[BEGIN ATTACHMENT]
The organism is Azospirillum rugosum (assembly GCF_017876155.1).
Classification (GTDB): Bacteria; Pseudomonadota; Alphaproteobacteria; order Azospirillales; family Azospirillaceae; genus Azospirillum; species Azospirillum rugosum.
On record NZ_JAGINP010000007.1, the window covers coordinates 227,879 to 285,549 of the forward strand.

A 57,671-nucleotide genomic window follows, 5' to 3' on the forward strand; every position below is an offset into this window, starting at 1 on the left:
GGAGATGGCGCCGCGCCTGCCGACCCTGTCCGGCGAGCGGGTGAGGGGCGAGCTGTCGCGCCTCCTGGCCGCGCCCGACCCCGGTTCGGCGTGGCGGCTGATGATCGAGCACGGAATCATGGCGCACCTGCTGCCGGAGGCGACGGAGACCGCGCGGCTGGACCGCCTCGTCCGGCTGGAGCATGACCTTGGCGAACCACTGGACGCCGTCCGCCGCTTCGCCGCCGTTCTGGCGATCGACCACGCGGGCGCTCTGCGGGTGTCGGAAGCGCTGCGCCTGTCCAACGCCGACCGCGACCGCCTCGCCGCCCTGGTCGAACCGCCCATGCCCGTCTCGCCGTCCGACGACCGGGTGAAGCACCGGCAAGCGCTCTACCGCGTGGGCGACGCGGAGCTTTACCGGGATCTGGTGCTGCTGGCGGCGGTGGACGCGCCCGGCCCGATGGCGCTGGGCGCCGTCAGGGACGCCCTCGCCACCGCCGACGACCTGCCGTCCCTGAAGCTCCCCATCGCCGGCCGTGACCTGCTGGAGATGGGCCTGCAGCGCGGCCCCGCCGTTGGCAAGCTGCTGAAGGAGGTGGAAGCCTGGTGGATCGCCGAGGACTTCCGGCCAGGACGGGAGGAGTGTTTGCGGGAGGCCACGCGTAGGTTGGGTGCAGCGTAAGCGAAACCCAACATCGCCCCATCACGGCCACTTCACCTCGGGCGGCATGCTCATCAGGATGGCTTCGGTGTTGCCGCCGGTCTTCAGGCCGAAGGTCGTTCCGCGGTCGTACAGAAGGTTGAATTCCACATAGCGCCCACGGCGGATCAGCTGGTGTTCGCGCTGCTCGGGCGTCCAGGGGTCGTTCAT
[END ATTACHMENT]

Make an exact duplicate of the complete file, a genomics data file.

The organism is Azospirillum rugosum (assembly GCF_017876155.1).
Classification (GTDB): Bacteria; Pseudomonadota; Alphaproteobacteria; order Azospirillales; family Azospirillaceae; genus Azospirillum; species Azospirillum rugosum.
On record NZ_JAGINP010000007.1, the window covers coordinates 227,879 to 285,549 of the forward strand.

A 57,671-nucleotide genomic window follows, 5' to 3' on the forward strand; every position below is an offset into this window, starting at 1 on the left:
GGAGATGGCGCCGCGCCTGCCGACCCTGTCCGGCGAGCGGGTGAGGGGCGAGCTGTCGCGCCTCCTGGCCGCGCCCGACCCCGGTTCGGCGTGGCGGCTGATGATCGAGCACGGAATCATGGCGCACCTGCTGCCGGAGGCGACGGAGACCGCGCGGCTGGACCGCCTCGTCCGGCTGGAGCATGACCTTGGCGAACCACTGGACGCCGTCCGCCGCTTCGCCGCCGTTCTGGCGATCGACCACGCGGGCGCTCTGCGGGTGTCGGAAGCGCTGCGCCTGTCCAACGCCGACCGCGACCGCCTCGCCGCCCTGGTCGAACCGCCCATGCCCGTCTCGCCGTCCGACGACCGGGTGAAGCACCGGCAAGCGCTCTACCGCGTGGGCGACGCGGAGCTTTACCGGGATCTGGTGCTGCTGGCGGCGGTGGACGCGCCCGGCCCGATGGCGCTGGGCGCCGTCAGGGACGCCCTCGCCACCGCCGACGACCTGCCGTCCCTGAAGCTCCCCATCGCCGGCCGTGACCTGCTGGAGATGGGCCTGCAGCGCGGCCCCGCCGTTGGCAAGCTGCTGAAGGAGGTGGAAGCCTGGTGGATCGCCGAGGACTTCCGGCCAGGACGGGAGGAGTGTTTGCGGGAGGCCACGCGTAGGTTGGGTGCAGCGTAAGCGAAACCCAACATCGCCCCATCACGGCCACTTCACCTCGGGCGGCATGCTCATCAGGATGGCTTCGGTGTTGCCGCCGGTCTTCAGGCCGAAGGTCGTTCCGCGGTCGTACAGAAGGTTGAATTCCACATAGCGCCCACGGCGGATCAGCTGGTGTTCGCGCTGCTCGGGCGTCCAGGGGTCGTTCAT